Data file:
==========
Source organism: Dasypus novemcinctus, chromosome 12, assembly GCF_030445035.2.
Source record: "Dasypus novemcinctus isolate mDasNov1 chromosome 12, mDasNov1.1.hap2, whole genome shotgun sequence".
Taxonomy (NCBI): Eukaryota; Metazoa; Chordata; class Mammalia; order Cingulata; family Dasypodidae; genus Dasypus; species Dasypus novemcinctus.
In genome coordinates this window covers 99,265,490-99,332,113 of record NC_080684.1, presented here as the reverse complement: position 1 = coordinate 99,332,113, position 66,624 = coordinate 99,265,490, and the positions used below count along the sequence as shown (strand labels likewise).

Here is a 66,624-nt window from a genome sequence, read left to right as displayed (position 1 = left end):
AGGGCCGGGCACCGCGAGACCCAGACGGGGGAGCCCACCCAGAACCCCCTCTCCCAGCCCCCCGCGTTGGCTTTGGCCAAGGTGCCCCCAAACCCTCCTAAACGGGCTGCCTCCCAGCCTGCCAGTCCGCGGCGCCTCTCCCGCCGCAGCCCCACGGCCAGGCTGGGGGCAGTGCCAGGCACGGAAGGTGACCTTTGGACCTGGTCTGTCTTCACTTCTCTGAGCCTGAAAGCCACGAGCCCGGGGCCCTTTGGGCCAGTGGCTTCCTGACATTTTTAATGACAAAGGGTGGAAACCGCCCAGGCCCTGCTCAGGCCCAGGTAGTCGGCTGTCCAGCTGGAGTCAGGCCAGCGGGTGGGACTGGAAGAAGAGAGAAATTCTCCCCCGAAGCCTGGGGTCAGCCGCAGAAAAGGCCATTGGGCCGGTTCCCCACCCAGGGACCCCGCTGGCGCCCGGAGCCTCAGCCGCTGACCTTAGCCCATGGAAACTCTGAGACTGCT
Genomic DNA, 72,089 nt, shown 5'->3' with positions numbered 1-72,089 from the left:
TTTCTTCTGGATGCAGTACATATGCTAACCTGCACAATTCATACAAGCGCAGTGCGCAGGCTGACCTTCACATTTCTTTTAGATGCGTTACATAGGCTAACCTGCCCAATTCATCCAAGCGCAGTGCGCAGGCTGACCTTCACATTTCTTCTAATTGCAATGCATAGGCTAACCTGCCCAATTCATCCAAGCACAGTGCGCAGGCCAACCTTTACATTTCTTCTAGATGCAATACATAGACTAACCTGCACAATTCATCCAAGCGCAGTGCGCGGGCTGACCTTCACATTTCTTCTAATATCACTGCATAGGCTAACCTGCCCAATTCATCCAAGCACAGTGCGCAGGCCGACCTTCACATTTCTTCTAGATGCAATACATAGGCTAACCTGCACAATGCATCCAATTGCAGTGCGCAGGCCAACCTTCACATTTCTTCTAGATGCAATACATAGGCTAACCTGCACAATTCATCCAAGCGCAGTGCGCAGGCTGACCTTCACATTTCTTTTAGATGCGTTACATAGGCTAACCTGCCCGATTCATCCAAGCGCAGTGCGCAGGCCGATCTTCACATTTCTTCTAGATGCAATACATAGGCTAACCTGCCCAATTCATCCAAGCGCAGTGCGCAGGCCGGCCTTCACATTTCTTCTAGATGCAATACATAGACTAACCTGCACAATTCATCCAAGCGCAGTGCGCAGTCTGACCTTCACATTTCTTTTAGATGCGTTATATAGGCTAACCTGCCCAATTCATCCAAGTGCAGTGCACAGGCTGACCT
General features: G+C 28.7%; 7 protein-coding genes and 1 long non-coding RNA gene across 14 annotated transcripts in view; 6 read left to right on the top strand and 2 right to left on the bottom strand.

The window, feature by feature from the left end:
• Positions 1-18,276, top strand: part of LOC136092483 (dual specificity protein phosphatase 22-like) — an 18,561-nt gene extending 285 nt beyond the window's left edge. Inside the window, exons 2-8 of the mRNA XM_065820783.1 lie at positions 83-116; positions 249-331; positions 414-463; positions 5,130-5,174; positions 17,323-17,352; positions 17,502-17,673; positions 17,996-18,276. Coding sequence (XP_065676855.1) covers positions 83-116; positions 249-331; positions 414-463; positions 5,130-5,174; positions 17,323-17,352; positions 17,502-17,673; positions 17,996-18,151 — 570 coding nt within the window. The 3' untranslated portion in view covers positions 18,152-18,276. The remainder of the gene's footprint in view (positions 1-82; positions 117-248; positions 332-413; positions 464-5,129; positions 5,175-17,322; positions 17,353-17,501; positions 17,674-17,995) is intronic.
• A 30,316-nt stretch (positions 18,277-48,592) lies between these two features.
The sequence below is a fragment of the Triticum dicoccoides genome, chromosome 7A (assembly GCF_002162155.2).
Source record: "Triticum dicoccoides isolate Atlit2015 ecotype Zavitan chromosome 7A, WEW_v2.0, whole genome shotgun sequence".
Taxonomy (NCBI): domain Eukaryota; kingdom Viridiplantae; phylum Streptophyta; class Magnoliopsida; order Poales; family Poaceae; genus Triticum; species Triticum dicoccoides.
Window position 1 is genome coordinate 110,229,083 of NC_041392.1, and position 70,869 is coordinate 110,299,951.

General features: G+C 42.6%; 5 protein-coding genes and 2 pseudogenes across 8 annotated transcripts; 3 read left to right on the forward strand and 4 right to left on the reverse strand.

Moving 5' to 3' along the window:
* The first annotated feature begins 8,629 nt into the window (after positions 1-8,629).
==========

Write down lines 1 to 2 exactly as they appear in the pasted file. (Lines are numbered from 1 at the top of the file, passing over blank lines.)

Source organism: Dasypus novemcinctus, chromosome 12, assembly GCF_030445035.2.
Source record: "Dasypus novemcinctus isolate mDasNov1 chromosome 12, mDasNov1.1.hap2, whole genome shotgun sequence".